needs an IEP?
child who receives special education or services in the public
school system must have an IEP. There are several ways children
are identified for special education. Parents or teachers
may request an evaluation of any child that is suspected of
having a disability; however, any evaluation must be done
with parental consent. An evaluation must be completed within
a reasonable amount of time after consent is given. Children
are also identified through the “Child Find” system.
The state is responsible for identifying children with special
needs and conducts “Child Find” activities to
find children who need evaluation for a possible IEP. Any
time a child is evaluated by an IEP team there must be parental
The first step of the IEP is the evaluation. All children
will first have an evaluation to assess their current levels
and determine goals and services necessary for them. The evaluation
results will serve as a guide for writing the IEP and determining
what services the child needs. After the evaluation, the IEP
team will review the evaluation and determine whether or not
the child qualifies as a “child with a disability”.
If the parents disagree with the decision they have the right
to receive an Independent Educational Evaluation (IEE). Furthermore,
parents may request that this is paid for by the school system.
Once it is determined that the child qualifies as having a
disability, the IEP will be written. The IEP team must meet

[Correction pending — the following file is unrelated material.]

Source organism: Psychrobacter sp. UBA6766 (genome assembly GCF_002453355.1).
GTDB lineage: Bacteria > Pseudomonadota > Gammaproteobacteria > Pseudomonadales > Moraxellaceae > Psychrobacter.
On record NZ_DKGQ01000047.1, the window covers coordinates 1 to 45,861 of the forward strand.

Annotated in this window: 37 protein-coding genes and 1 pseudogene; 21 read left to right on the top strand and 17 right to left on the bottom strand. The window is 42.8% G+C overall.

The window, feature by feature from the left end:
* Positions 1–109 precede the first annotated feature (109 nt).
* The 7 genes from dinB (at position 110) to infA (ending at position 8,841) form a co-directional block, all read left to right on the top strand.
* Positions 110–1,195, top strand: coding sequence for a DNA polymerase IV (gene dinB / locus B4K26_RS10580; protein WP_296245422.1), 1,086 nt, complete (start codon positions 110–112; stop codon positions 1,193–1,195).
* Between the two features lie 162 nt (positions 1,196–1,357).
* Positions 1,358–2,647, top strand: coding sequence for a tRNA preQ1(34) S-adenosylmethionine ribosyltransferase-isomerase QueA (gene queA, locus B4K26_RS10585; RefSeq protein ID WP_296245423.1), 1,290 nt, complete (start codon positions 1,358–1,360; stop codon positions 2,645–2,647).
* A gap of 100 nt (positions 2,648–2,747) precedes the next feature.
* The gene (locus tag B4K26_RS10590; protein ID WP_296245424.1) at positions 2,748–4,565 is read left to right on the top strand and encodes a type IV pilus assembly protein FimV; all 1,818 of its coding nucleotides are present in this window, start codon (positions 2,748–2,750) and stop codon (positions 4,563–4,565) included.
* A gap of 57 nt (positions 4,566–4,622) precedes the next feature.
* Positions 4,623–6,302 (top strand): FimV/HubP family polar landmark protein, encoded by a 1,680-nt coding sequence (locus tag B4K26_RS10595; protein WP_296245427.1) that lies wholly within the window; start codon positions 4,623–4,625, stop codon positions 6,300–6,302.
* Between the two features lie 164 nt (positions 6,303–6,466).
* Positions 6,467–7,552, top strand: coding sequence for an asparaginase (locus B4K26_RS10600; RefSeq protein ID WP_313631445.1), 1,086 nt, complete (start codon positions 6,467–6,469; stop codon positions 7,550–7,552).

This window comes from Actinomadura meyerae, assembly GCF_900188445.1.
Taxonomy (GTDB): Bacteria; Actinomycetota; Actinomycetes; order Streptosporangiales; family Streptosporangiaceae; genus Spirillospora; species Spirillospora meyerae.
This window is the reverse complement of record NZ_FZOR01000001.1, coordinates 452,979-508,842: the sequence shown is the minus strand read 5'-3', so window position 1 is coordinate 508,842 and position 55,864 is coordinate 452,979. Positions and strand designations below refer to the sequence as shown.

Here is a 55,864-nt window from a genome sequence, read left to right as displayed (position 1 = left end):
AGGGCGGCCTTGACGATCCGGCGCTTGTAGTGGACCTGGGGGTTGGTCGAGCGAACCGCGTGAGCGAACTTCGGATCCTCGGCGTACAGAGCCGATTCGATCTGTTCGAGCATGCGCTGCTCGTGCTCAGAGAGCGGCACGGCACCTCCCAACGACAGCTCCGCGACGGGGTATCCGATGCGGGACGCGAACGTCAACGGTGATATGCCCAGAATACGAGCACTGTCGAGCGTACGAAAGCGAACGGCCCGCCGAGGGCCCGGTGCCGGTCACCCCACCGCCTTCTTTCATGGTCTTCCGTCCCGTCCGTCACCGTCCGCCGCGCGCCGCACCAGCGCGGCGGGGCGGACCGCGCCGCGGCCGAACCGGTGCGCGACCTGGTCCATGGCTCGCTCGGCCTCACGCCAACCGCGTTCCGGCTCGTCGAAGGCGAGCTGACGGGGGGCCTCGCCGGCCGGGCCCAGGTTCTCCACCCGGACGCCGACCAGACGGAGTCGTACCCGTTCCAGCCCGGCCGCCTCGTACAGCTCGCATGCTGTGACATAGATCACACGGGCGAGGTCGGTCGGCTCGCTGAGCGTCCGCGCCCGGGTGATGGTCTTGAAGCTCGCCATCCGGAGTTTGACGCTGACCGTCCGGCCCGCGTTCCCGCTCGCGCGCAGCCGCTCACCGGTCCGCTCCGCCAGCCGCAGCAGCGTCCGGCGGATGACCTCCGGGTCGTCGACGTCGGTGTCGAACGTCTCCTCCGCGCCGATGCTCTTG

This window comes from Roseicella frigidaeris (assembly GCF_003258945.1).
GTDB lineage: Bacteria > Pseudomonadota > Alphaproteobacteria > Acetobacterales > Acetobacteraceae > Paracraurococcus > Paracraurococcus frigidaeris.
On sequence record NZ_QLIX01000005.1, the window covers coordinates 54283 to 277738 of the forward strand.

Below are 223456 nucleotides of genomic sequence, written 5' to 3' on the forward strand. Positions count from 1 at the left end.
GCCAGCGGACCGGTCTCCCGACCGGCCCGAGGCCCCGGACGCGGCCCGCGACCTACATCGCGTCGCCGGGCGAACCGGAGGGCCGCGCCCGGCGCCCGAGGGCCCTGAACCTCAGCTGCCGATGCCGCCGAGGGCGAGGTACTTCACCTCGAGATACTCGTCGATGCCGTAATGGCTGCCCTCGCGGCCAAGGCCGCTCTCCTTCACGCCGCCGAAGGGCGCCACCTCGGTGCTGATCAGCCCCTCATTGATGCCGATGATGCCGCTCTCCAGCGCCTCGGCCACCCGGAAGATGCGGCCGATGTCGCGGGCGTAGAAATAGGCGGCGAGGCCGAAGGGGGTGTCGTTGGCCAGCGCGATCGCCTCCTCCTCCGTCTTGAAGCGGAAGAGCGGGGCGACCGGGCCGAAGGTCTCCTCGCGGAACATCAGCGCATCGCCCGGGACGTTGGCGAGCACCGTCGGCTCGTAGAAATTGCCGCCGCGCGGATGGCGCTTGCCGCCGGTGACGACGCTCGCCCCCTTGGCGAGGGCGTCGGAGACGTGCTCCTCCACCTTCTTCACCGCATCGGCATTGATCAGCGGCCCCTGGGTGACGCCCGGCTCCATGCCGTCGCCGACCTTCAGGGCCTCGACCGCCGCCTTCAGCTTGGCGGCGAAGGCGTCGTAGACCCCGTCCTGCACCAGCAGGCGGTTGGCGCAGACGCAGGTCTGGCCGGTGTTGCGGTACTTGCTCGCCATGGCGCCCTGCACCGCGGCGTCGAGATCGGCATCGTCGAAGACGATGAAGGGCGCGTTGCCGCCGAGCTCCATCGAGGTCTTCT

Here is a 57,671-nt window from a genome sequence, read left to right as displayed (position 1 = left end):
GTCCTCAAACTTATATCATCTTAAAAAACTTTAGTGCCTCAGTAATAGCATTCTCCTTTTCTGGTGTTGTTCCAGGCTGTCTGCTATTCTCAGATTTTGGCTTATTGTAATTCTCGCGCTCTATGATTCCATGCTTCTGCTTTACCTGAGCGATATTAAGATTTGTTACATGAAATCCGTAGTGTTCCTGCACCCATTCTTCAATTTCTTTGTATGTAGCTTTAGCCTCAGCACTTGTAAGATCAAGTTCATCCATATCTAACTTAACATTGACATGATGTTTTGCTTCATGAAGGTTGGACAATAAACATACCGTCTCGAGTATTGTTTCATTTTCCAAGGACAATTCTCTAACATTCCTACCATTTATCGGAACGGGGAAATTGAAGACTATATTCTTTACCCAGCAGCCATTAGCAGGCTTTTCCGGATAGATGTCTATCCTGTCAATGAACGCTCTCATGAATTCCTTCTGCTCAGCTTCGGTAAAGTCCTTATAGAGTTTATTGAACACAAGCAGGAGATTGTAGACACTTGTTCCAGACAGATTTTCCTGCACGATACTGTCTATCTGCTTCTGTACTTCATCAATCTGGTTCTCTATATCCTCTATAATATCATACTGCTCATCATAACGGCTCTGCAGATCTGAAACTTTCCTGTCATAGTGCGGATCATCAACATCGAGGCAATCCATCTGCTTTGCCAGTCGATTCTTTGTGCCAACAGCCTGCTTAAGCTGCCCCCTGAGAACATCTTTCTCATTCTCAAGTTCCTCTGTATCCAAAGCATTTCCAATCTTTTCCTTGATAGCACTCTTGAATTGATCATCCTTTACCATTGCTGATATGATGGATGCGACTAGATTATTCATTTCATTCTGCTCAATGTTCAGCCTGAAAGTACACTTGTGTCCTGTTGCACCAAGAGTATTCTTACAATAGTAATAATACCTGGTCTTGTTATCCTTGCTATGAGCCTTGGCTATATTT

to write the IEP within thirty calendar days of establishing
Meeting: Who is involved in the IEP meeting? The
IDEA requires that certain people are involved in the IEP
meeting. These people include parent/s, at least one of the
student’s special education teachers, at least one of
the student’s regular education teachers, an individual
representing the school system or educational agency, a member
who can interpret the evaluation results, and any other personnel
who have expertise related to the child’s needs.
the IEP meeting is schedule the school system must provide
notice to the parents and other participants. The parents
must be given early enough notice to be able to attend the
meeting or make other arrangements. The meeting must be scheduled
at a time and place that is agreed upon with the parents and
the school. Moreover, the parents should be informed of who
will be attending the IEP meeting.
the IEP: The IEP will serve as a plan for the child’s
educational goals and include certain details including how
the child is currently performing at school, specific goals
for the child that can be measured, any special education
or services, any modifications that will be made for state
or district wide tests, the dates and locations of services
to be provided, as well as a statement explaining how progress
will be determined. The IEP will also include any other specific
details that apply to the child and his or her particular
needs. Once the child turns 14, a transition statement must
be included in the IEP stating how the student will transition
to reach goals after he is through with school. At 16, a statement
of transition services must be written to describe how the
school will prepare the child to move from school into adult
happens after the IEP is written: Parents will receive a copy
of the IEP for them to review. Any teachers or providers that
will be working with your child will have access to his or
her IEP. Services will begin after the IEP is written. Parents
will be informed regularly (at least as frequently as non-disabled
children) of their child’s progress. Parents will receive
reports of how their child is doing and if he/she will be
able to reach their IEP goals by the end of the school year.
The child’s IEP will be reviewed at least once a year.
If changes need to be made the IEP will be revised.